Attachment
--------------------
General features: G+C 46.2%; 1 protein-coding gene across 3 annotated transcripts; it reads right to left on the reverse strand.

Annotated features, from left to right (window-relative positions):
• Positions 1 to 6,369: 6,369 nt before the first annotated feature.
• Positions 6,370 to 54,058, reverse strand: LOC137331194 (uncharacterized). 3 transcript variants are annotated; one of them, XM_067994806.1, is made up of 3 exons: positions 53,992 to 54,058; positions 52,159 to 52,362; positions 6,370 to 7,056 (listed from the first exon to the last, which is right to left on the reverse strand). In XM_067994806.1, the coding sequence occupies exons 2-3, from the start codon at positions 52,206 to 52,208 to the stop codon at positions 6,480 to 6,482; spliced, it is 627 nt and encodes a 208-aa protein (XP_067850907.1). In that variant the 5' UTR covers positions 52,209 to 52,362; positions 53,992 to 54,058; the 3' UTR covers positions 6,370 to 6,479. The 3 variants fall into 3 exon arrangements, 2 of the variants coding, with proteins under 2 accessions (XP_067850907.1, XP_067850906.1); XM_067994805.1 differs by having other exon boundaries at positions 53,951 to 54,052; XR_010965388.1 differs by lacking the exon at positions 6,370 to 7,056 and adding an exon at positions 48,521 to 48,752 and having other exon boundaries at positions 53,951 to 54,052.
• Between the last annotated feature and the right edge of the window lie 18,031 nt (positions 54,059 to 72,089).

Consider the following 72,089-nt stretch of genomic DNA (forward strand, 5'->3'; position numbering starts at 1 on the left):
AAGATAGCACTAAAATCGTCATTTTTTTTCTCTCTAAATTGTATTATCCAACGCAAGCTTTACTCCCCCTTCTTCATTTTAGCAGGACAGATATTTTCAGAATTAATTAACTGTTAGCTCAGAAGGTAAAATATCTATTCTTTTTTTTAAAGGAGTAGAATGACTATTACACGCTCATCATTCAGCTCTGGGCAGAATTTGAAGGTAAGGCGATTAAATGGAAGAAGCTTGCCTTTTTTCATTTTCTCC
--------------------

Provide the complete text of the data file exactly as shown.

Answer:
General features: G+C 46.2%; 1 protein-coding gene across 3 annotated transcripts; it reads right to left on the reverse strand.

Annotated features, from left to right (window-relative positions):
• Positions 1 to 6,369: 6,369 nt before the first annotated feature.
• Positions 6,370 to 54,058, reverse strand: LOC137331194 (uncharacterized). 3 transcript variants are annotated; one of them, XM_067994806.1, is made up of 3 exons: positions 53,992 to 54,058; positions 52,159 to 52,362; positions 6,370 to 7,056 (listed from the first exon to the last, which is right to left on the reverse strand). In XM_067994806.1, the coding sequence occupies exons 2-3, from the start codon at positions 52,206 to 52,208 to the stop codon at positions 6,480 to 6,482; spliced, it is 627 nt and encodes a 208-aa protein (XP_067850907.1). In that variant the 5' UTR covers positions 52,209 to 52,362; positions 53,992 to 54,058; the 3' UTR covers positions 6,370 to 6,479. The 3 variants fall into 3 exon arrangements, 2 of the variants coding, with proteins under 2 accessions (XP_067850907.1, XP_067850906.1); XM_067994805.1 differs by having other exon boundaries at positions 53,951 to 54,052; XR_010965388.1 differs by lacking the exon at positions 6,370 to 7,056 and adding an exon at positions 48,521 to 48,752 and having other exon boundaries at positions 53,951 to 54,052.
• Between the last annotated feature and the right edge of the window lie 18,031 nt (positions 54,059 to 72,089).

Consider the following 72,089-nt stretch of genomic DNA (forward strand, 5'->3'; position numbering starts at 1 on the left):
AAGATAGCACTAAAATCGTCATTTTTTTTCTCTCTAAATTGTATTATCCAACGCAAGCTTTACTCCCCCTTCTTCATTTTAGCAGGACAGATATTTTCAGAATTAATTAACTGTTAGCTCAGAAGGTAAAATATCTATTCTTTTTTTTAAAGGAGTAGAATGACTATTACACGCTCATCATTCAGCTCTGGGCAGAATTTGAAGGTAAGGCGATTAAATGGAAGAAGCTTGCCTTTTTTCATTTTCTCC